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How do you approach mastering?
Old 10th November 2009
  #1
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How do you approach mastering?

Mastering is one of those things that I think is quite possibly the most ignored aspect of the recording process. I know that I've always ignored it. But I'm beginning to get a greater appreciation of the process, but I'm still not very knowledgeable about the field.

I know the basics. Fades. Create the beginning and end of a track. Make things louder. That's about it. Any insights you guys could give me? How do you approach EQ and compression/limiting. Verb? How do you approach using outboard gear and routing that back to the DAW? Do you prefer to keep it in the DAW? (And I know this is a loaded question), but what pieces of outboard gear do you prefer? If you keep it in the DAW what plugs do you like to use? I'm thinking of getting a few toys from UA for mastering, and would like some input from you guys. I'm mostly recording rock.
Old 10th November 2009
  #2
Mastering
 

Quote:
Originally Posted by alvagoldbook View Post
Mastering is one of those things that I think is quite possibly the most ignored aspect of the recording process. I know that I've always ignored it. But I'm beginning to get a greater appreciation of the process, but I'm still not very knowledgeable about the field.

I know the basics. Fades. Create the beginning and end of a track. Make things louder. That's about it. Any insights you guys could give me? How do you approach EQ and compression/limiting. Verb? How do you approach using outboard gear and routing that back to the DAW? Do you prefer to keep it in the DAW? (And I know this is a loaded question), but what pieces of outboard gear do you prefer? If you keep it in the DAW what plugs do you like to use? I'm thinking of getting a few toys from UA for mastering, and would like some input from you guys. I'm mostly recording rock.
First of all, mastering should not be about processing. Mastering is the process of critical and experienced listening to the product and helping it to translate to the widest variety of reproduction systems. The most important technical part of mastering for compact disc is to confirm the technical and sonic integrity of the master you are making. The most important sonic or subjective part of mastering is to get the levels right from song to song and the transitions between songs to sound good.

You asked, "How do you approach mastering"? My response would be first to know which of the following three approaches represents MASTERING for the product that you are working with. Which one is appropriate for the product; and to confer with the producer/artist (if he did not already communicate it to you) that one of the following three approaches is the one he is looking for. First you have to decide if your mastering is going to fall into one of three categories:

1) The original producer/mix engineer is experienced and very comfortable with the mix he has produced. So your job as a mastering engineer is to translate his mix to the final medium with perhaps minor corrections or tweaks to help the songs work together as a whole. This can involve some creative work, but mostly it is entirely respectful of the original producer's intent.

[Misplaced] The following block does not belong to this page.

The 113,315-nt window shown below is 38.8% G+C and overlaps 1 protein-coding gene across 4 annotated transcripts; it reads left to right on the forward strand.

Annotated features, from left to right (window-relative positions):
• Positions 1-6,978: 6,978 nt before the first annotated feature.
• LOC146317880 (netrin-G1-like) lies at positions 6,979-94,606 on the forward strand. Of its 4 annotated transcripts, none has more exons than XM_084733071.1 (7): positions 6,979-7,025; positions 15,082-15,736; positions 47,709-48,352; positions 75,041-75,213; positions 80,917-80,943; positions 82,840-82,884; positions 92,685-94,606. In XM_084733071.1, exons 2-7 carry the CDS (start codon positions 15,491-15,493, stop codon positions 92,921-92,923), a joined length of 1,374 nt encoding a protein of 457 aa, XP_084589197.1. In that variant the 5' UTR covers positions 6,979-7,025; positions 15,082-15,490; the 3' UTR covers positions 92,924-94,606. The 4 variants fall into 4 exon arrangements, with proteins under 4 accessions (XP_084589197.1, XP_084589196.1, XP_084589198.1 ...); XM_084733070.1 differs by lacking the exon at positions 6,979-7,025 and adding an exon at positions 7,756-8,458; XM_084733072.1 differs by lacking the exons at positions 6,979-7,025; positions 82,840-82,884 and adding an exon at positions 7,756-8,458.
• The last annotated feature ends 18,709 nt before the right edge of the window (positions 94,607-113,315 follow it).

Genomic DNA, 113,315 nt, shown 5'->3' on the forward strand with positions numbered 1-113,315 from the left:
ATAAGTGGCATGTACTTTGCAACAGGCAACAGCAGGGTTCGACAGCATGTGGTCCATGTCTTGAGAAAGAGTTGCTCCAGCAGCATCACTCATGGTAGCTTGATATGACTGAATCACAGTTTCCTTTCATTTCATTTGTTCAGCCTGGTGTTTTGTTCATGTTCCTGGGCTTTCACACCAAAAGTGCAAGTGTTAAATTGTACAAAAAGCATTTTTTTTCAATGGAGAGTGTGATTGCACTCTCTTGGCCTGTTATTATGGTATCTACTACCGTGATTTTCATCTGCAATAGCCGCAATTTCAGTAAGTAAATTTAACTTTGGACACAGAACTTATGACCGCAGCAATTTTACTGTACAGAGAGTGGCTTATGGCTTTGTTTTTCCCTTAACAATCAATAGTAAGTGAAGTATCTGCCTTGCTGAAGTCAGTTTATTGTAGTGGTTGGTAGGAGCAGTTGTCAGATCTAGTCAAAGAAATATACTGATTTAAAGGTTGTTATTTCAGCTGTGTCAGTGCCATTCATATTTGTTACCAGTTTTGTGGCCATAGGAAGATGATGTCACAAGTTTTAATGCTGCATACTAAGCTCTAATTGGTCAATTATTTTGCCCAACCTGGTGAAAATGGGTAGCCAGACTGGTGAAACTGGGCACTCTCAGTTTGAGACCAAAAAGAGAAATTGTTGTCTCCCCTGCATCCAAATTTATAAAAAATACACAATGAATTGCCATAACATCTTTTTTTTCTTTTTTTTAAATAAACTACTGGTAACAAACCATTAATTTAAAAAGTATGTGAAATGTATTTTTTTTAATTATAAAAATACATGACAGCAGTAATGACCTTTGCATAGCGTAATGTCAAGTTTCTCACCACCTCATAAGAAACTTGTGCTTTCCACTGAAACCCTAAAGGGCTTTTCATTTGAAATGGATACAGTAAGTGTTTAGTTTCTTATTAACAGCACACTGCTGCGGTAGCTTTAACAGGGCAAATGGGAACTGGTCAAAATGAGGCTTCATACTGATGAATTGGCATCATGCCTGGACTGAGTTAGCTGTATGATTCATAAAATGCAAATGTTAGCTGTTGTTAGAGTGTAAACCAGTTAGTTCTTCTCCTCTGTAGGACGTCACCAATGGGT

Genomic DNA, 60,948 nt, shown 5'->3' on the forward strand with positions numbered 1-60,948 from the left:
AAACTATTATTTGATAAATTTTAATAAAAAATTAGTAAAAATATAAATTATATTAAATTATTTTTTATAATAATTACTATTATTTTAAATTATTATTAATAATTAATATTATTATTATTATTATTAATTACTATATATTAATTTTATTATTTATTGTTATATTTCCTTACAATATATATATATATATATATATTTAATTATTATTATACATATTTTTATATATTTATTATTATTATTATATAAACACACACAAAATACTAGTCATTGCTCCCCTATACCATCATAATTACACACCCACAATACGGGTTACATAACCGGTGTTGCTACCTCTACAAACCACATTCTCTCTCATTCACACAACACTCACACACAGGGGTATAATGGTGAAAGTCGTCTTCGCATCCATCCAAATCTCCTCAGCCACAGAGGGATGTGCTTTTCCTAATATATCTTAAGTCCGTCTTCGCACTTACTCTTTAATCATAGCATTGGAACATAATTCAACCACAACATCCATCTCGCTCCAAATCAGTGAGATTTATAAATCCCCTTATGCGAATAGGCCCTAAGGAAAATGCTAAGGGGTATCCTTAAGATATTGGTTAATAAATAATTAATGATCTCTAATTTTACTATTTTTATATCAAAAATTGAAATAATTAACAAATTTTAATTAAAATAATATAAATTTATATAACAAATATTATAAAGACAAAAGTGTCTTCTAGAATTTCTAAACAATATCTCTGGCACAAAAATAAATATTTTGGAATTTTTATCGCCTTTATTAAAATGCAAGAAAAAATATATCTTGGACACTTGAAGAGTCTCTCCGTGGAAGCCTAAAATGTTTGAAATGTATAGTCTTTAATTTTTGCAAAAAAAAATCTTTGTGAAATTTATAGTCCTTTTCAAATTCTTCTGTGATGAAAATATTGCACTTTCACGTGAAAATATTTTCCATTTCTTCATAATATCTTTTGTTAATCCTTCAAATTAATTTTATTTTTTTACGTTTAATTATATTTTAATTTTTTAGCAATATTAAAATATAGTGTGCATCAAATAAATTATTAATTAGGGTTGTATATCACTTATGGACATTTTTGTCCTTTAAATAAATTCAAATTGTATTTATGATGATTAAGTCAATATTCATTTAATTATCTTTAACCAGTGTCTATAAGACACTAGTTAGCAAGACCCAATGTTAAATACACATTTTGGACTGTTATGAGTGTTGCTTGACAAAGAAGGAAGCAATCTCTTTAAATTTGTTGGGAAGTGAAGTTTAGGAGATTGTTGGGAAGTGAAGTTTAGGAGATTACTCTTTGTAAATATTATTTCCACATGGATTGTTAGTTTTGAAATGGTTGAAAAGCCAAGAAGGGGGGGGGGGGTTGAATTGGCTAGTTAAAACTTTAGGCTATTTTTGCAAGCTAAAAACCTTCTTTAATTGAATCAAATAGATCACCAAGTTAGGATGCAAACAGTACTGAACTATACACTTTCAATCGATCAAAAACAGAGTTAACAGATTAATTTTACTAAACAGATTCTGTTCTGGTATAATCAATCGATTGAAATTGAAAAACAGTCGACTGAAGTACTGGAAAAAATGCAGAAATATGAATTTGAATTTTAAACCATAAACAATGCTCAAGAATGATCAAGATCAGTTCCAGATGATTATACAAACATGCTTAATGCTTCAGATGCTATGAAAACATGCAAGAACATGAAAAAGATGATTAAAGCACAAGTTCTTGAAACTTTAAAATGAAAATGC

or

2) The original producer/mix engineer did a pretty good job but needs some help in dealing with the more difficult mixes, but regardless your job is to figure out the original intent, and preserve and/or enhance the original intent to the final master. This can involve more creative work, but always trying to get the producer's original intent out to the end listener.

or

3) The original producer/mix engineer may or may not have been experienced, but for whatever reason, he is not entirely happy with the mix that he produced, it seems to be lacking some "magic" or he is expecting that the mastering will transform his mix into something that he was hoping it would become but did not. This of course can involve considerable creative work, but to be done with confidence that what you are producing is going to please the artist/producer in the end. To do this well requires consideralbe experience and knowledge of the music and musical styles that are being produced. And this choice does not mean to impose your own view on the artist's creation, but still to collaborate with the artist on his dream, first express your view of what you think the recording is lacking and what you think you can do to take it to a new sound, and make sure the artist/producer likes your idea. Obviously, the more that the artist has worked with you or knows your work, the more confident he will be in giving you carte blanche, "that thing you do."

-----

Some of us are more adept at #1 or #2 above, some of us are good at doing any of the three. But regardless, we should know our limitations and talents, our styles and and always be respectful of what the client is looking for. That in a nutshell is how I believe mastering engineers should approach mastering. Now that we have discussed that context, I guess we could answer your original question about processing and processes. And my answer would be: There are as many different approaches to processing as there are mastering engineers. Most of us keep a wide-enough variety of equipment and methods on hand so that anything from an all-digital to an all-analog approach is available, depending on what the project is looking for!